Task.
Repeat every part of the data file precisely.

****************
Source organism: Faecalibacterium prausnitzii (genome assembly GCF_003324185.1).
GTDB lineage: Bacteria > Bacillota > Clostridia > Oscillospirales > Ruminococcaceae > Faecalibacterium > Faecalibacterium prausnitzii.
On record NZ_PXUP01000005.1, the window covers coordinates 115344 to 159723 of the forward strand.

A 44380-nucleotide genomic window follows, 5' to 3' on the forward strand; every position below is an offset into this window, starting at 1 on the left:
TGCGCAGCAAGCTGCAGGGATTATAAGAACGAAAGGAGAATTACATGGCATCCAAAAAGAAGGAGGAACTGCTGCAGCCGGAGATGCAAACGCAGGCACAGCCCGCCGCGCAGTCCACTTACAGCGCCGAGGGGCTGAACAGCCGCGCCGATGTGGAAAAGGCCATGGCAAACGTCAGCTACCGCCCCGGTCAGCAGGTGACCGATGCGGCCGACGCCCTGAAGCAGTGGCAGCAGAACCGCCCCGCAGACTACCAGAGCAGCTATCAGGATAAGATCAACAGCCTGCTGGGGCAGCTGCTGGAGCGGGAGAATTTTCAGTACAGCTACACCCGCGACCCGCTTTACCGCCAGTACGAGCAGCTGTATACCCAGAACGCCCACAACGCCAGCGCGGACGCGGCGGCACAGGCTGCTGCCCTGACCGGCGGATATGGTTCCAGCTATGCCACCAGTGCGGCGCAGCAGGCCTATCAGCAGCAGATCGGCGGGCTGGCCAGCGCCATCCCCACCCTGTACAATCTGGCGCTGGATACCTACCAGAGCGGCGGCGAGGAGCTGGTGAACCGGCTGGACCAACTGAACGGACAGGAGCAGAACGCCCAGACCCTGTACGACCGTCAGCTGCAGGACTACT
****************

Source organism: Faecalibacterium prausnitzii (genome assembly GCF_003324185.1).
GTDB lineage: Bacteria > Bacillota > Clostridia > Oscillospirales > Ruminococcaceae > Faecalibacterium > Faecalibacterium prausnitzii.
On record NZ_PXUP01000005.1, the window covers coordinates 115344 to 159723 of the forward strand.

A 44380-nucleotide genomic window follows, 5' to 3' on the forward strand; every position below is an offset into this window, starting at 1 on the left:
TGCGCAGCAAGCTGCAGGGATTATAAGAACGAAAGGAGAATTACATGGCATCCAAAAAGAAGGAGGAACTGCTGCAGCCGGAGATGCAAACGCAGGCACAGCCCGCCGCGCAGTCCACTTACAGCGCCGAGGGGCTGAACAGCCGCGCCGATGTGGAAAAGGCCATGGCAAACGTCAGCTACCGCCCCGGTCAGCAGGTGACCGATGCGGCCGACGCCCTGAAGCAGTGGCAGCAGAACCGCCCCGCAGACTACCAGAGCAGCTATCAGGATAAGATCAACAGCCTGCTGGGGCAGCTGCTGGAGCGGGAGAATTTTCAGTACAGCTACACCCGCGACCCGCTTTACCGCCAGTACGAGCAGCTGTATACCCAGAACGCCCACAACGCCAGCGCGGACGCGGCGGCACAGGCTGCTGCCCTGACCGGCGGATATGGTTCCAGCTATGCCACCAGTGCGGCGCAGCAGGCCTATCAGCAGCAGATCGGCGGGCTGGCCAGCGCCATCCCCACCCTGTACAATCTGGCGCTGGATACCTACCAGAGCGGCGGCGAGGAGCTGGTGAACCGGCTGGACCAACTGAACGGACAGGAGCAGAACGCCCAGACCCTGTACGACCGTCAGCTGCAGGACTACT